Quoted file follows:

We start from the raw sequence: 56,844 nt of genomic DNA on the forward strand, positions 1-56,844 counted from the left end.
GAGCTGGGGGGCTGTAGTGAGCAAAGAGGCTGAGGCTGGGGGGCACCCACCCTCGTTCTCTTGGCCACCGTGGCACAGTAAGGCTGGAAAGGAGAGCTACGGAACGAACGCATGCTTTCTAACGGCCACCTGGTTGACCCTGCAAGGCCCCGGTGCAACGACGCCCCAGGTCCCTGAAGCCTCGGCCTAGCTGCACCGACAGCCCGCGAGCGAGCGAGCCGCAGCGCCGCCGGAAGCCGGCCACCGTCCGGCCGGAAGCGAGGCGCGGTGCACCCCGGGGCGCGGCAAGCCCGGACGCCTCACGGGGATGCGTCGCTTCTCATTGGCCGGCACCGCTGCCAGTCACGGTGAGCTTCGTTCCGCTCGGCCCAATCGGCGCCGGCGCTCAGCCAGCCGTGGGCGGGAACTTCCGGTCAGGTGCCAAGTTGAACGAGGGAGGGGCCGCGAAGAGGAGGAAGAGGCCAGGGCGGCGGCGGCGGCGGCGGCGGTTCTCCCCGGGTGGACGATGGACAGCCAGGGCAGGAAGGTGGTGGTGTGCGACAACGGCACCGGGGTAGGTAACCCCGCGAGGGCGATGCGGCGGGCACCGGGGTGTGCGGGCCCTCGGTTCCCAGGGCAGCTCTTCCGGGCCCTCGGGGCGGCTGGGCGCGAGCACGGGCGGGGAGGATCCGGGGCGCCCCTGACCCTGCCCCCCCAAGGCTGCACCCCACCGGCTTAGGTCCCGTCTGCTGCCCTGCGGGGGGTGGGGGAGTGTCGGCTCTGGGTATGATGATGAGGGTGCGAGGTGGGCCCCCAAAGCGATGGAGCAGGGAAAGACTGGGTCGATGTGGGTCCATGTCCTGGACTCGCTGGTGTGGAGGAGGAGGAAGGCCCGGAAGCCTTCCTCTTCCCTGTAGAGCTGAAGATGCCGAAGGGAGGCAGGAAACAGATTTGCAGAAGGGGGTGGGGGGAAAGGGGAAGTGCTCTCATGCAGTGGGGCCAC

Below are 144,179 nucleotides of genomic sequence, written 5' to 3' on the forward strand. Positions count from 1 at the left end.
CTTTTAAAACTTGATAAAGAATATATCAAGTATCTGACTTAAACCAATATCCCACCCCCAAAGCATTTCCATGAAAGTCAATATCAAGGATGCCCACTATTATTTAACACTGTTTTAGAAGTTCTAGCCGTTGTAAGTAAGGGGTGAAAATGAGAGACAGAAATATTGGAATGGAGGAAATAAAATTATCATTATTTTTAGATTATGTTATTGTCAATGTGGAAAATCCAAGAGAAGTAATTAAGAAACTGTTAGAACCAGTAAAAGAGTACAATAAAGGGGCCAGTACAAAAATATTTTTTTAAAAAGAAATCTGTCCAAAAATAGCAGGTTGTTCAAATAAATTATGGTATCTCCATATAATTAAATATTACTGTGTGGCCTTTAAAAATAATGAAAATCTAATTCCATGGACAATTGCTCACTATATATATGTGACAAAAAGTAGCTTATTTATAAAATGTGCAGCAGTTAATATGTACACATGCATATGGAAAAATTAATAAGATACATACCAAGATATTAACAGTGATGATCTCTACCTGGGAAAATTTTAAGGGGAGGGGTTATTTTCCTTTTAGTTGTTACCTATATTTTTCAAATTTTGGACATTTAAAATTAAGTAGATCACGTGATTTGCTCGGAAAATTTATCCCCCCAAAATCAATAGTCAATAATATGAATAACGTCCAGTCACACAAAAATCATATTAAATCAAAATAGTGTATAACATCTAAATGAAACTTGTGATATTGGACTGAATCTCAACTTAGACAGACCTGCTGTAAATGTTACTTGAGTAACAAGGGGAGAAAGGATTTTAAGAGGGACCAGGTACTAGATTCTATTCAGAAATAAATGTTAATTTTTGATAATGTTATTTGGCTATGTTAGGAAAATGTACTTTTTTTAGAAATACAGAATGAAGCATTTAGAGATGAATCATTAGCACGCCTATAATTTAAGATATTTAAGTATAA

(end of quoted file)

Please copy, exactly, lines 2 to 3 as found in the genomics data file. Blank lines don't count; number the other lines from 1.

GAGCTGGGGGGCTGTAGTGAGCAAAGAGGCTGAGGCTGGGGGGCACCCACCCTCGTTCTCTTGGCCACCGTGGCACAGTAAGGCTGGAAAGGAGAGCTACGGAACGAACGCATGCTTTCTAACGGCCACCTGGTTGACCCTGCAAGGCCCCGGTGCAACGACGCCCCAGGTCCCTGAAGCCTCGGCCTAGCTGCACCGACAGCCCGCGAGCGAGCGAGCCGCAGCGCCGCCGGAAGCCGGCCACCGTCCGGCCGGAAGCGAGGCGCGGTGCACCCCGGGGCGCGGCAAGCCCGGACGCCTCACGGGGATGCGTCGCTTCTCATTGGCCGGCACCGCTGCCAGTCACGGTGAGCTTCGTTCCGCTCGGCCCAATCGGCGCCGGCGCTCAGCCAGCCGTGGGCGGGAACTTCCGGTCAGGTGCCAAGTTGAACGAGGGAGGGGCCGCGAAGAGGAGGAAGAGGCCAGGGCGGCGGCGGCGGCGGCGGCGGTTCTCCCCGGGTGGACGATGGACAGCCAGGGCAGGAAGGTGGTGGTGTGCGACAACGGCACCGGGGTAGGTAACCCCGCGAGGGCGATGCGGCGGGCACCGGGGTGTGCGGGCCCTCGGTTCCCAGGGCAGCTCTTCCGGGCCCTCGGGGCGGCTGGGCGCGAGCACGGGCGGGGAGGATCCGGGGCGCCCCTGACCCTGCCCCCCCAAGGCTGCACCCCACCGGCTTAGGTCCCGTCTGCTGCCCTGCGGGGGGTGGGGGAGTGTCGGCTCTGGGTATGATGATGAGGGTGCGAGGTGGGCCCCCAAAGCGATGGAGCAGGGAAAGACTGGGTCGATGTGGGTCCATGTCCTGGACTCGCTGGTGTGGAGGAGGAGGAAGGCCCGGAAGCCTTCCTCTTCCCTGTAGAGCTGAAGATGCCGAAGGGAGGCAGGAAACAGATTTGCAGAAGGGGGTGGGGGGAAAGGGGAAGTGCTCTCATGCAGTGGGGCCAC

Below are 144,179 nucleotides of genomic sequence, written 5' to 3' on the forward strand. Positions count from 1 at the left end.